After a decade, Albion Running Club dissolves and hands off races

By Tom Rivers, Editor Posted 19 January 2021 at 12:13 pm

Organization donates $5,000 for walking/running trail at Bullard Park

Photos by Tom Rivers: Brian Krieger, executive director of the Albion Running Club, addresses about 120 participants during the Run for Wayne on March 23, 2019. That race and the Strawberry Festival 5K and 8K will now be managed by Wolfpack Multisport.

ALBION – A club that helped motivate people to take up running and also managed local races has dissolved after about a decade.

The Albion Running Club has handed off management of two local races – the Run for Wayne in March and Strawberry Festival 5K and 8K – to Wolfpack Multisport, led by Bert Gallmon. He is planning for the races to continue in-person this year. If that isn’t possible due to Covid, Gallmon said they could be held virtually, with people running the distances on their own and not in a group race.

“We felt it was a good time for new blood to take over the events and grow them,” said Brian Krieger, the Running Club president and chief executive officer.

Before the Running Club closed out its financial books, it wrote a check for $5,000 to the Village of Albion towards a walking/running trail along the perimeter of the park near Sandy Creek.

Brian Krieger and Lindon Morici (center), members of the Albion Running Club, last week presented the $5,000 check to Albion Mayor Eileen Banker for the running and walking trail at Bullard.

Krieger said the Running Club donated about $52,000 the past decade with donations to the Care Net Center of Greater Orleans, Community Kitchen, Albion Free Methodist Church Missions trip, Hospice, Holley Youth Center, Genesee-Orleans Ministry of Concern, Cornell Cooperative Extension in Orleans County, Re-Build Bullard Park, Wayne Burlison Scholarship and several fundraisers for community members.

He thanked many local businesses and sponsors for supporting the events, and the many volunteers who stepped up to on race days or in other ways.

File photos – Sheila Lemcke of Albion was The Strawberry in the 2014 race.

The Running Club also secured grants to buy sneakers for about 100 people and run a “Fit in 50” program with weekly gatherings to exercise and promote healthy living.

The club organized Run for God, a 12-week program that was like a Couch to 5K training plan, taking people who haven’t been running to completing a 5K. About 400 people did the Run for God in seven years. The program includes a spiritual aspect with lessons from the Bible.

“We sparked a bit of a running revolution in Albion from people of all walks of life,” Krieger said. “It’s been an incredible experience.”

The Club formed initially to manage the Strawberry Festival race after Judy Christopher stepped down after leading that event for 19 years. He pushed to make the race a fun event. Krieger would find someone each year to wear a Strawberry costume. Runners get a special prize if they beat “The Strawberry.”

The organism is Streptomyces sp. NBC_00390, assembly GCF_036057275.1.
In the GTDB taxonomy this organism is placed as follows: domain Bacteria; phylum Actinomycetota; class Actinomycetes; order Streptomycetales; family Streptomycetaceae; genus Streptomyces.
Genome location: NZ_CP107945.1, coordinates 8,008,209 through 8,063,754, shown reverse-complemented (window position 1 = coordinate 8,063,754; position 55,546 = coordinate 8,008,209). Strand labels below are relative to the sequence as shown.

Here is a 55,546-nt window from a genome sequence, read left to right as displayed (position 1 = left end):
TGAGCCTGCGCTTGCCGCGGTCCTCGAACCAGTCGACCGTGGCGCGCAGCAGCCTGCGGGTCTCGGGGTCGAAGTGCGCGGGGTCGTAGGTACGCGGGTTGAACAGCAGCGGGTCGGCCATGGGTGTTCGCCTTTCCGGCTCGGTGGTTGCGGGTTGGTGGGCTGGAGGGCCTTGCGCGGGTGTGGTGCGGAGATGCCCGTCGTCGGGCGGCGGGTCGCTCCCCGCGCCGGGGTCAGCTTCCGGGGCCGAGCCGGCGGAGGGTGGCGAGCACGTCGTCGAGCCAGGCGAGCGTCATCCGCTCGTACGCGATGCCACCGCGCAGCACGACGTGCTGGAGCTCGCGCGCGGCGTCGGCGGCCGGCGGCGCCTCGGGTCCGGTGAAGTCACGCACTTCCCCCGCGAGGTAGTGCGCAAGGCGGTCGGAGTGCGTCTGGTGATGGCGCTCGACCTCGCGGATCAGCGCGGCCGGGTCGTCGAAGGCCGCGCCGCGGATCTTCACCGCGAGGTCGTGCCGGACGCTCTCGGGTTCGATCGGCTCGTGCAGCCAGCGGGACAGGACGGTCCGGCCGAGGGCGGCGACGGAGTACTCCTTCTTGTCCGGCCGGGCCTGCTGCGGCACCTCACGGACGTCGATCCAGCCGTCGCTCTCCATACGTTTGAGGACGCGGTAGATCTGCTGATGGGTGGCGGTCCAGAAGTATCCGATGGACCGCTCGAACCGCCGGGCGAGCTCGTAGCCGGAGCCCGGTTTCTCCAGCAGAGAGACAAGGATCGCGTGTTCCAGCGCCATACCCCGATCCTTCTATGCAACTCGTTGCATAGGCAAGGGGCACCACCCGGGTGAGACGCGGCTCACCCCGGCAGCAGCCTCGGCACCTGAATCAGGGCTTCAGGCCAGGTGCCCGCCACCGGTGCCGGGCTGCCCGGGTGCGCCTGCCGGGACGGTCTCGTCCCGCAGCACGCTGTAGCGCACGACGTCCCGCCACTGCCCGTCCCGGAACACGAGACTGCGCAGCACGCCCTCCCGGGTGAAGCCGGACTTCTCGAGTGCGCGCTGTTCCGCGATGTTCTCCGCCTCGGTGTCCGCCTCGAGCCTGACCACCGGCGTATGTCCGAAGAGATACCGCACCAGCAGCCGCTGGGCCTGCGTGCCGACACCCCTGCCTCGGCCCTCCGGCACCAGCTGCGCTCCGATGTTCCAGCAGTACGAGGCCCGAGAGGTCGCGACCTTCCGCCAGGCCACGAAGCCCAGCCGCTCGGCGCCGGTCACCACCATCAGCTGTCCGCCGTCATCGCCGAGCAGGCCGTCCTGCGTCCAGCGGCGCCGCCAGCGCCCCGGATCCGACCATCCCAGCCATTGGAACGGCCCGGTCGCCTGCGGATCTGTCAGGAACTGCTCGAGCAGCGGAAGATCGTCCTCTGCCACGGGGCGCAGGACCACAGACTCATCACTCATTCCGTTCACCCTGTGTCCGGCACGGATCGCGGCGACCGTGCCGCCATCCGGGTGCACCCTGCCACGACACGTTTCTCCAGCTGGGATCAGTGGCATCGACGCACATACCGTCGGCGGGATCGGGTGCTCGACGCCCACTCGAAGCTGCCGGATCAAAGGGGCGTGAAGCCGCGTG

That 5K/8K was one of the biggest road races in the rural GLOW counties, attracting 200 to 300 runners.

Krieger urged people to take the first step in getting active and healthy. He is hopeful some of the Run for God participants will help keep that program going, or set up weekly times for people to run together.

Krieger led the initial Run for God groups with his friend, Wayne Burlison, an Albion elementary music teacher. They organized the Run for God with it usually starting in early March and culminating with people completing the 5K course at the Strawberry Fest the second Saturday in June.

Burlison was also friends with Gallmon, the new race organizer, through their participation together with The Patriots, a drum corps band.

Burlison was diagnosed with colon cancer in December 2013 and he passed away at age 36 on was 36 on March 26, 2014.

The “Run for Wayne” honors his memory. The race has been modified to be the Wayne Burlison Colon Cancer Awareness 5K. This year race is planned for March 27. Gallmon would like to do the in-person race as a group. It had 120 participants in March 2019. Last year’s race was cancelled due to Covid.

These Run for God participants pose for a group picture before the 2013 Strawberry Festival race.

The race could also be virtual only or perhaps be limited to 50 people with others going virtual. Gallmon also said race organizers this year may be looking to have runners go in waves on race day, to spread them out.

“It is a little stressful not knowing,” he said. “I still want to do a live event.”

The Burlison race starts on Clarendon Road near the elementary school and goes to Mount Albion Cemetery and back.

Gallmon runs other events through Wolfpack Multisport, including a triathlon at Silver Lake in Wyoming County. He would like to bring a triathlon to Orleans County in the future.

He praised Krieger and the Running Club for putting on two popular races with the Wayne Burlison Colon Cancer Awareness 5K and the Strawberry Festival 5K/8K.

“With the Wayne race we are honoring his memory and highlighting colon cancer, which is a real problem,” Gallmon said.

Colon cancer is the second leading cause of cancer death in the United States.

Gallmon will be looking to have race committees help with the events in Albion and Orleans County.

For more information on Wolfpack Multisports, click here.

Editor’s Note: Orleans Hub editor Tom Rivers was a member of the Running Club’s board of directors.